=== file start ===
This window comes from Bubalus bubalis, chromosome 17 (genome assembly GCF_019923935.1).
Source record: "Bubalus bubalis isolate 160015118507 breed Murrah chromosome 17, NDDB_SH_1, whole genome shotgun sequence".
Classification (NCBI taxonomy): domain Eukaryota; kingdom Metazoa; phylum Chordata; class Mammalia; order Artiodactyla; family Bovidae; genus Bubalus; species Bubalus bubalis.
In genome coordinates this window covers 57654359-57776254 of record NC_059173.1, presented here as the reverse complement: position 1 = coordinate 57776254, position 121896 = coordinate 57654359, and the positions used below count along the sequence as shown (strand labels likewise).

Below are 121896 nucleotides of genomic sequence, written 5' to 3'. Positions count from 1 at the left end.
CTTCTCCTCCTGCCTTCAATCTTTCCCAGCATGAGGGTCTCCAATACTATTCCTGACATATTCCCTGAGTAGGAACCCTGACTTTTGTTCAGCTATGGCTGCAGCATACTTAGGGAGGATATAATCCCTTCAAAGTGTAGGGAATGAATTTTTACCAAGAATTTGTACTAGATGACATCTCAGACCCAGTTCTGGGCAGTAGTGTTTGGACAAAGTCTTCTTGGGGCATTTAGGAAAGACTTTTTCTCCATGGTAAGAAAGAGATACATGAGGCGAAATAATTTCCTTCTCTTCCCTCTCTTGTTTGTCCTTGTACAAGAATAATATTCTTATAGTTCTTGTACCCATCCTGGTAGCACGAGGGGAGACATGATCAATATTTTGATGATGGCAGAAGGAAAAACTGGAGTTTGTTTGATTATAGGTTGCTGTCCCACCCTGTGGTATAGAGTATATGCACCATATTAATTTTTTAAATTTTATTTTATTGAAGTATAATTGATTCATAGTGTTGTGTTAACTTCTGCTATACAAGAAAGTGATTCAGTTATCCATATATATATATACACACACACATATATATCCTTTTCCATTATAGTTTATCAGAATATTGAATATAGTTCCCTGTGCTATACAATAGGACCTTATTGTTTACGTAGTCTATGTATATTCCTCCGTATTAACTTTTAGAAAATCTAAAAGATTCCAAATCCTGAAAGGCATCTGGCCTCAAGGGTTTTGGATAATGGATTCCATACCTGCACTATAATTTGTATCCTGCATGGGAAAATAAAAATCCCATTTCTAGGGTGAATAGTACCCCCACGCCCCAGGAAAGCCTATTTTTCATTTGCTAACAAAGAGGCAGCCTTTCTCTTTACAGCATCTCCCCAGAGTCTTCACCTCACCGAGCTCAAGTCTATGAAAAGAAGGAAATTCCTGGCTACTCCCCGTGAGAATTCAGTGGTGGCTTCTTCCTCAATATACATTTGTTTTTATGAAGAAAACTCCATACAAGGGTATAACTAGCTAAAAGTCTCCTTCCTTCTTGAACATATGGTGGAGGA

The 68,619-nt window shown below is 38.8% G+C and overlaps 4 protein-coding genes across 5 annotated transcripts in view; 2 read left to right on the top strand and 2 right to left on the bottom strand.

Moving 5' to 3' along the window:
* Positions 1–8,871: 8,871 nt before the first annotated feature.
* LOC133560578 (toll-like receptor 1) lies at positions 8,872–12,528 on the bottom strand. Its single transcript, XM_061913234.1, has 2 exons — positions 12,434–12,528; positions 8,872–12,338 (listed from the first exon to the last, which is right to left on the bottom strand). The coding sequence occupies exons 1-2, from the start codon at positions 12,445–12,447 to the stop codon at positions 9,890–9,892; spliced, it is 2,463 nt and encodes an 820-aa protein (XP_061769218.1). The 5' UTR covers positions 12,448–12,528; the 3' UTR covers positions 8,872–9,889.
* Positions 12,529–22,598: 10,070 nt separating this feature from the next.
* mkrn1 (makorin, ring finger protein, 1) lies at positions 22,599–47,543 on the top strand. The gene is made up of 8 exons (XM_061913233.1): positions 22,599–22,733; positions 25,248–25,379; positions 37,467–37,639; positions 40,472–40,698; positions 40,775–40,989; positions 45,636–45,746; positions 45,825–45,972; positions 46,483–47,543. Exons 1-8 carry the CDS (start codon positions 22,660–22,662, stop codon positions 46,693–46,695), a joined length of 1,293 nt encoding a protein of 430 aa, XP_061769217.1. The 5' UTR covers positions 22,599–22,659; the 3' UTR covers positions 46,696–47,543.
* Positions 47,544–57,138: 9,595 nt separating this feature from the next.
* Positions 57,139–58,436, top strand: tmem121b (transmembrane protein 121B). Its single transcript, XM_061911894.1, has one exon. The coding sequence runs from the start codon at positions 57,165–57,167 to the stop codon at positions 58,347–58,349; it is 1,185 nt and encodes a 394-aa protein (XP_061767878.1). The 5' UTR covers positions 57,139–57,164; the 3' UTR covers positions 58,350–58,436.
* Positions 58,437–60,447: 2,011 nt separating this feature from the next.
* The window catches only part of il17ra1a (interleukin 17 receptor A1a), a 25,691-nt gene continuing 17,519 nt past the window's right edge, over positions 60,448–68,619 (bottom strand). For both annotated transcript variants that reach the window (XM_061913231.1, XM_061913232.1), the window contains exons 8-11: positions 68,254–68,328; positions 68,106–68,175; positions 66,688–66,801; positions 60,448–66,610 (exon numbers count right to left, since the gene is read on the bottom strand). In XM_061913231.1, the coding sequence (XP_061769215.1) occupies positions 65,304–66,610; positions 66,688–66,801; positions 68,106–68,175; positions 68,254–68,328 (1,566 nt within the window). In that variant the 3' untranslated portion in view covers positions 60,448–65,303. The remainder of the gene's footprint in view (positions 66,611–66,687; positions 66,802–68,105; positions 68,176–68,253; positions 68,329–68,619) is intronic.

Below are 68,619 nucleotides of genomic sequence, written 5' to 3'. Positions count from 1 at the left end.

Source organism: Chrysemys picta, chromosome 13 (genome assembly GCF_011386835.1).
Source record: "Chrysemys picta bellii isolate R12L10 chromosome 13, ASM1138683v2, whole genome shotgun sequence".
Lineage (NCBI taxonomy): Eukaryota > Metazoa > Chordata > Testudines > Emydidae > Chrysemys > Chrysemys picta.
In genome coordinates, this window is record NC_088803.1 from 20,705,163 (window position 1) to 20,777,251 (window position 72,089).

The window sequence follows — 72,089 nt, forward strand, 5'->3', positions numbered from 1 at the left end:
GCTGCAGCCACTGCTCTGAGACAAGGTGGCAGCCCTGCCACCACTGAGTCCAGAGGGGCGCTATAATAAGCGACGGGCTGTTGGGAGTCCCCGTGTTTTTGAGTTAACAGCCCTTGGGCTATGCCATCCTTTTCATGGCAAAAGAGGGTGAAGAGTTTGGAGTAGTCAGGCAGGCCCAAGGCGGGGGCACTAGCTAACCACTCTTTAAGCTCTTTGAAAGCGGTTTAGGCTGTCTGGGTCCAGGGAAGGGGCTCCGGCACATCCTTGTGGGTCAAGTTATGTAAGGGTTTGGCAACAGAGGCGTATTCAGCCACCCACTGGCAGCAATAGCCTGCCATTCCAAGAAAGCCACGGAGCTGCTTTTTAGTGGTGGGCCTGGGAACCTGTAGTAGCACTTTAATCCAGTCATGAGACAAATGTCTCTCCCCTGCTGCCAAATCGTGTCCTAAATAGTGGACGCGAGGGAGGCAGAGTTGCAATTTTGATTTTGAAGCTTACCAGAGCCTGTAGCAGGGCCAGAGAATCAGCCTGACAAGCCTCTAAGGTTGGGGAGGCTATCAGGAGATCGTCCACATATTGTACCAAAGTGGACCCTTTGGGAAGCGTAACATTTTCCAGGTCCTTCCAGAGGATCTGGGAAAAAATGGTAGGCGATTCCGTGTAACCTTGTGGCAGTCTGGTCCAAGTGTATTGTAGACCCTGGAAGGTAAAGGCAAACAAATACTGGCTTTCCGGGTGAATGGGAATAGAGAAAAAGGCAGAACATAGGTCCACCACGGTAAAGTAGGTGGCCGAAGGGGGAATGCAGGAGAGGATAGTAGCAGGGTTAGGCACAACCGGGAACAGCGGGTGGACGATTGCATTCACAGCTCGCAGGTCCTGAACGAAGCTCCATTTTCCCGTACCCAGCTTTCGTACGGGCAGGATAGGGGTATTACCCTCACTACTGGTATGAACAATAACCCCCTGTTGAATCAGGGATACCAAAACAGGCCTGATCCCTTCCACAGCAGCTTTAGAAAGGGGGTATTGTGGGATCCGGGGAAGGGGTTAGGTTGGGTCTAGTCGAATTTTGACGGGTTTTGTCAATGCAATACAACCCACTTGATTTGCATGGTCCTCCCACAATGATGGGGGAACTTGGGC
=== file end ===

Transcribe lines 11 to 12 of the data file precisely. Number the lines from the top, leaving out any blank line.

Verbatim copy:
* Positions 12,529–22,598: 10,070 nt separating this feature from the next.
* mkrn1 (makorin, ring finger protein, 1) lies at positions 22,599–47,543 on the top strand. The gene is made up of 8 exons (XM_061913233.1): positions 22,599–22,733; positions 25,248–25,379; positions 37,467–37,639; positions 40,472–40,698; positions 40,775–40,989; positions 45,636–45,746; positions 45,825–45,972; positions 46,483–47,543. Exons 1-8 carry the CDS (start codon positions 22,660–22,662, stop codon positions 46,693–46,695), a joined length of 1,293 nt encoding a protein of 430 aa, XP_061769217.1. The 5' UTR covers positions 22,599–22,659; the 3' UTR covers positions 46,696–47,543.